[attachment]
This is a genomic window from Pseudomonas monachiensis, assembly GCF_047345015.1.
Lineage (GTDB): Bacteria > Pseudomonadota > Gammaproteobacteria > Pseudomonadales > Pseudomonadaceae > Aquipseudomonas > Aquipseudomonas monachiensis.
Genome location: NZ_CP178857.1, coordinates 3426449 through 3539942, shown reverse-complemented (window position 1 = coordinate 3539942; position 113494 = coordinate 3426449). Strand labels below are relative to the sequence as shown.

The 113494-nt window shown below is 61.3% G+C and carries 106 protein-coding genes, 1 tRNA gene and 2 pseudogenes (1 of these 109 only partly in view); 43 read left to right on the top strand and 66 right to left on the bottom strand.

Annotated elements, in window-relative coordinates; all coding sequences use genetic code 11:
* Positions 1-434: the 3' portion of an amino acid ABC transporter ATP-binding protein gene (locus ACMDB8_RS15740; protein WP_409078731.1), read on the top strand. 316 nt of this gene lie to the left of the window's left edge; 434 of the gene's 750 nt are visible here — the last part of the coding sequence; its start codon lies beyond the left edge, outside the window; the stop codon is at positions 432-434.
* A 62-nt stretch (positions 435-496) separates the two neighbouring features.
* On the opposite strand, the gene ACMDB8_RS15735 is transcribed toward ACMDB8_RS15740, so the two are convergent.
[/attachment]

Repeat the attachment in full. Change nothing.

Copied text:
This is a genomic window from Pseudomonas monachiensis, assembly GCF_047345015.1.
Lineage (GTDB): Bacteria > Pseudomonadota > Gammaproteobacteria > Pseudomonadales > Pseudomonadaceae > Aquipseudomonas > Aquipseudomonas monachiensis.
Genome location: NZ_CP178857.1, coordinates 3426449 through 3539942, shown reverse-complemented (window position 1 = coordinate 3539942; position 113494 = coordinate 3426449). Strand labels below are relative to the sequence as shown.

The 113494-nt window shown below is 61.3% G+C and carries 106 protein-coding genes, 1 tRNA gene and 2 pseudogenes (1 of these 109 only partly in view); 43 read left to right on the top strand and 66 right to left on the bottom strand.

Annotated elements, in window-relative coordinates; all coding sequences use genetic code 11:
* Positions 1-434: the 3' portion of an amino acid ABC transporter ATP-binding protein gene (locus ACMDB8_RS15740; protein WP_409078731.1), read on the top strand. 316 nt of this gene lie to the left of the window's left edge; 434 of the gene's 750 nt are visible here — the last part of the coding sequence; its start codon lies beyond the left edge, outside the window; the stop codon is at positions 432-434.
* A 62-nt stretch (positions 435-496) separates the two neighbouring features.
* On the opposite strand, the gene ACMDB8_RS15735 is transcribed toward ACMDB8_RS15740, so the two are convergent.